And it is not just the winery which is modernising, the range and style of wines is also under scrutiny as is  their respective labelling.

The entry-level Parreño covering a white from Viura/Verdejo, a Bobal Rosado and a tinto from Tempranillo/ Cabernet Sauvignon all have sparkly new lables.

Bottles from the Tasting

Bottles from the Tasting

The Catamarán, an oak aged white has not been made for a couple of vintages but will be re-launched shortly. The red crianza already has a new lable and thought is being given to the older style reds, the reserva and Gran reserva. These long oaked wines are no longer fashionable, the modern market demanding concentrated, fruity wines which express the character of the grape variety. Sad because the 2001 Bobal Gran Duque is a fantastic wine but it cannot compete with old riojas even though the price is much more affordable.

Back to the tasting though. We worked our way through the young style wines first.

Parreño blanco 2013, at 11.5% ABV is a fresh, fruity white, pale gold in colour with white flowers on the nose, ripe melon and apple fruit from the Viura ( Macabeo) followed by  concentrated fennel. In the mouth it is full, well-balanced with nice fresh acidity and the alcohol is well-integrated.

The Parreño Rosado is a no holds barred, fresh young Bobal. It is strawberry in colour from 50-year-old vines. Not surprisingly it is full of pear drops on the nose and bubble gum and rhubarb and custard in the mouth. 13% ABV from the 2013 vintage and perfect for Summer drinking when reds are too heavy!

The Parreño Tinto 2013 is a blend of Tempranillo and Cabernet Sauvignon. Bottled two months ago, it has lots of red and black fruit on the nose, characteristics of both varieties and in the mouth smooth, sweet tannins.

Parreño Range.

Parreño Range.

The Duque de Arcas Roble 2012 is a madurado en barrica wine…3 months in both French and American oak. At 13% ABV it too is a blend of Tempranillo and Cabernet Sauvignon and was bottled 6 months ago. Immediately it is a better balanced wine, a nice cherry colour with sweet fresh red fruit on the nose. In the mouth it is round with good volume, a very easy drinker.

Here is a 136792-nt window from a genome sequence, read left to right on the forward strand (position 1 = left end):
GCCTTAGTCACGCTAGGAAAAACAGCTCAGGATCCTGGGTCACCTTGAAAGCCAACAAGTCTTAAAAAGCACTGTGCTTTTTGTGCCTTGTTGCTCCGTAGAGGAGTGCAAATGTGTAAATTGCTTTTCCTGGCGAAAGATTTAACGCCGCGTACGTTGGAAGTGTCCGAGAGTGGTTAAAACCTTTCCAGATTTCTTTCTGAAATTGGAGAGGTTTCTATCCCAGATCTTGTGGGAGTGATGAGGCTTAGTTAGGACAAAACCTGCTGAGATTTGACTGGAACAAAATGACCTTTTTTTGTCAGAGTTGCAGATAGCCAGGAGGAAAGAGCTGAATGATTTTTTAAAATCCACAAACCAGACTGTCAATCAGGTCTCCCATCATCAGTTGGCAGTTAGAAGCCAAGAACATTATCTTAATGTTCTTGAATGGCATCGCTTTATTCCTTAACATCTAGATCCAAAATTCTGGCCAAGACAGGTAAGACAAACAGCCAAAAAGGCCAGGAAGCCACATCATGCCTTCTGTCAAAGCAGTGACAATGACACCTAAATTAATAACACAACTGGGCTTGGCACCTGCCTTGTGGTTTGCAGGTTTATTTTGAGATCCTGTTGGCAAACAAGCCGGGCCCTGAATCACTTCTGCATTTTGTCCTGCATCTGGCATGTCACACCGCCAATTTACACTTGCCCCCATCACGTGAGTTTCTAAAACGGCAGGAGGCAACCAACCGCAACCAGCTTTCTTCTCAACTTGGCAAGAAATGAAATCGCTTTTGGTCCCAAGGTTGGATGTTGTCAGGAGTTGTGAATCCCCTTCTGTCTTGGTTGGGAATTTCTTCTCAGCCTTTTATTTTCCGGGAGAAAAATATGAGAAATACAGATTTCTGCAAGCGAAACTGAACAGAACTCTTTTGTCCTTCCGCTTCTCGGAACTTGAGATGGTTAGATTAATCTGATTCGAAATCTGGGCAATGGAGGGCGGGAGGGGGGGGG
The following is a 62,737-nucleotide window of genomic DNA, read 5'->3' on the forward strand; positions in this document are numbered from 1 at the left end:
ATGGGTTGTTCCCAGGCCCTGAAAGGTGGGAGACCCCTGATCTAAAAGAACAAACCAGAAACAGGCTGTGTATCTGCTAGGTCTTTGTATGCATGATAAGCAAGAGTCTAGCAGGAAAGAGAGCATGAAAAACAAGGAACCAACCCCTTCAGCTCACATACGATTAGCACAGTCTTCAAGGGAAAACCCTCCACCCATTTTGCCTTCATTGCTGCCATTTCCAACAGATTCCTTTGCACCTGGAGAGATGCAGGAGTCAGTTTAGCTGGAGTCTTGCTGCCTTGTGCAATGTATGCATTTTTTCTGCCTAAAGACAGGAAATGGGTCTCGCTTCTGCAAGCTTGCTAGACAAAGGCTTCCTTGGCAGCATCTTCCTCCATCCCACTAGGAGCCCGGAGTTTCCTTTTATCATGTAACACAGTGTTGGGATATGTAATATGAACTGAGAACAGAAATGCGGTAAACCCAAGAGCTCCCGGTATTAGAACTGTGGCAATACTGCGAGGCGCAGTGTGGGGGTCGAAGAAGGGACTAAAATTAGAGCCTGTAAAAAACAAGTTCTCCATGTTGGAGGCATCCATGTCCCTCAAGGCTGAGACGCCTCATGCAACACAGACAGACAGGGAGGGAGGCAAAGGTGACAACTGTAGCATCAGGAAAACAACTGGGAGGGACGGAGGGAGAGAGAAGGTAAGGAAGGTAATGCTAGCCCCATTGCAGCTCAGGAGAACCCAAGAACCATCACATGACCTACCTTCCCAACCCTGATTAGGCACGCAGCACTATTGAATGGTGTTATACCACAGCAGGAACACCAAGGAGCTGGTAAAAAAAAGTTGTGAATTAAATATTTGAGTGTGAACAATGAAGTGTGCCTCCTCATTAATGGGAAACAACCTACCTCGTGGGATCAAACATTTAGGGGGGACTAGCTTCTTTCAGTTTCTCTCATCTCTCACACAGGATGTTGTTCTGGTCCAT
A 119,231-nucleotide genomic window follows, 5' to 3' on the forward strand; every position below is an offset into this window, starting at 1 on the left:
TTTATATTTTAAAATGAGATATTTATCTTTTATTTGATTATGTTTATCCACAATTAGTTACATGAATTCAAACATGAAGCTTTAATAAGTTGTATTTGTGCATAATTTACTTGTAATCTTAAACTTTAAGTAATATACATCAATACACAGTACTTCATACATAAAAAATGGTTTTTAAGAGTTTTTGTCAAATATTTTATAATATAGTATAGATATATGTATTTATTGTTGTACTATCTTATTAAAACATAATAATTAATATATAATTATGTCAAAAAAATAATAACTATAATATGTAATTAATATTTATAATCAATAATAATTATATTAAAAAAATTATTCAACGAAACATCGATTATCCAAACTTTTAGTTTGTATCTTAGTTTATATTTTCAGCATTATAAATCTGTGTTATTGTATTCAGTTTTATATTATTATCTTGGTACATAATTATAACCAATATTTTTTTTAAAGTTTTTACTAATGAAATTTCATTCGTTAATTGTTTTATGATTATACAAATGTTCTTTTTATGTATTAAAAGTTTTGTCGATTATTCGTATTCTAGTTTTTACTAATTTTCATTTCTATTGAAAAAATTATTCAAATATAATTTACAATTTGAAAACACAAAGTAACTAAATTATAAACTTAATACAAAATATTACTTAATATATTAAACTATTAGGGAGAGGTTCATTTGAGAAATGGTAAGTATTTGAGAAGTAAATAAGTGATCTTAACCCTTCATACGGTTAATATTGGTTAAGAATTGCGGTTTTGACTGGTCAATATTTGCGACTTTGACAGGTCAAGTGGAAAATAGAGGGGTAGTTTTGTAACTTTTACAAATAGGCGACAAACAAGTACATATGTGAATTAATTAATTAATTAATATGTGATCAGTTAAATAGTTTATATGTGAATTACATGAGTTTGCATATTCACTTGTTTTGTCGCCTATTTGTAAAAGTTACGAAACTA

The Crianza from the same range is a step up again. This has Bobal in the mix with the Tempranillo and Cabernet Sauvignon and you notice  the difference straight away. Bobal does not dominate the other varieties in a blend which is why so much of it is exported…as well as for its colour! It does add a discernible strawberry fruit into the mix. Quite complex on the nose if still a little closed, aromatic. In the mouth there is a sweetness, complexity, smooth tannins and a  nicely balanced wine which could be matched with a dessert. Impressive.

The next wine however could only be described as phenomenal! A cask sample which could only be a pure Bobal! This is a new wine, 14 months in Barrica and 14% ABV. In colour it is a deep black cherry colour with a violet edge and very long slow, glycerinous legs. On the nose, fresh and young, morello cherry with liquorice, chocolate and spice, clove.  In the mouth it was full, very smooth and lovely….just needing some time in bottle. Once ready, hopefully in the summer this will be sold as a new style wine, `Bobal Alta Expresión´.

Bobal 2001, Left, 2012, Right.

Bobal 2001, Left, 2012, Right.

Finally we tasted the classic Gran Duque, the Bobal Seleccion from 2001. Now with a terracotta edge it still has a violet colour, testament to Bobal´s ability to age without colour loss. It still has fresh red fruit jam on the nose and liquorice with hints of honey. In the mouth the sweet tannins balance with the long-lived raspberry fruit and has a long, full finish full of caramel and balsamic notes.

An impressive tasting of wines from this bodega.Four wines selected for the tasting we left for lunch….which may get its own write up another time!


My thanks go once again to Luis Miguel, father and son and to Marian Daras and my daughter Cj who between them took a super selection of photos to choose from!